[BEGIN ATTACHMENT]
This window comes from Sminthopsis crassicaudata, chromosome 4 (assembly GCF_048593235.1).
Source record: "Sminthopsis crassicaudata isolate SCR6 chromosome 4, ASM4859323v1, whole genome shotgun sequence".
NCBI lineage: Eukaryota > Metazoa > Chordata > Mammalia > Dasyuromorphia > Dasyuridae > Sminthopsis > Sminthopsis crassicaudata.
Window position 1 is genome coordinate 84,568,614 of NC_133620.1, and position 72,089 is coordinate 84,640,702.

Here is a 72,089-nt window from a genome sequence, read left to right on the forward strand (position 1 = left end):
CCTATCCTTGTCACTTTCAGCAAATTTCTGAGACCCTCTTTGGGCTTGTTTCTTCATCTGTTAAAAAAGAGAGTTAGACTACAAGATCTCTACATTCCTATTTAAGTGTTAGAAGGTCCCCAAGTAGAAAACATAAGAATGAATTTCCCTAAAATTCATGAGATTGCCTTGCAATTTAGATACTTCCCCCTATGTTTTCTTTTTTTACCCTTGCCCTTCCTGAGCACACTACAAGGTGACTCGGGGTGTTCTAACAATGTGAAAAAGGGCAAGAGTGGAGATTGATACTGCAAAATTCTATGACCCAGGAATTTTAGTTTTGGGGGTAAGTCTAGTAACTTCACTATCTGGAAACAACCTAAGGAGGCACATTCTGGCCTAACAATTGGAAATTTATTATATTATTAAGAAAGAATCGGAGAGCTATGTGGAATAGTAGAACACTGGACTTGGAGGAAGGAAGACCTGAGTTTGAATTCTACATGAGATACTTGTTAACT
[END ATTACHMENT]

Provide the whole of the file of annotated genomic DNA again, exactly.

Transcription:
This window comes from Sminthopsis crassicaudata, chromosome 4 (assembly GCF_048593235.1).
Source record: "Sminthopsis crassicaudata isolate SCR6 chromosome 4, ASM4859323v1, whole genome shotgun sequence".
NCBI lineage: Eukaryota > Metazoa > Chordata > Mammalia > Dasyuromorphia > Dasyuridae > Sminthopsis > Sminthopsis crassicaudata.
Window position 1 is genome coordinate 84,568,614 of NC_133620.1, and position 72,089 is coordinate 84,640,702.

Here is a 72,089-nt window from a genome sequence, read left to right on the forward strand (position 1 = left end):
CCTATCCTTGTCACTTTCAGCAAATTTCTGAGACCCTCTTTGGGCTTGTTTCTTCATCTGTTAAAAAAGAGAGTTAGACTACAAGATCTCTACATTCCTATTTAAGTGTTAGAAGGTCCCCAAGTAGAAAACATAAGAATGAATTTCCCTAAAATTCATGAGATTGCCTTGCAATTTAGATACTTCCCCCTATGTTTTCTTTTTTTACCCTTGCCCTTCCTGAGCACACTACAAGGTGACTCGGGGTGTTCTAACAATGTGAAAAAGGGCAAGAGTGGAGATTGATACTGCAAAATTCTATGACCCAGGAATTTTAGTTTTGGGGGTAAGTCTAGTAACTTCACTATCTGGAAACAACCTAAGGAGGCACATTCTGGCCTAACAATTGGAAATTTATTATATTATTAAGAAAGAATCGGAGAGCTATGTGGAATAGTAGAACACTGGACTTGGAGGAAGGAAGACCTGAGTTTGAATTCTACATGAGATACTTGTTAACT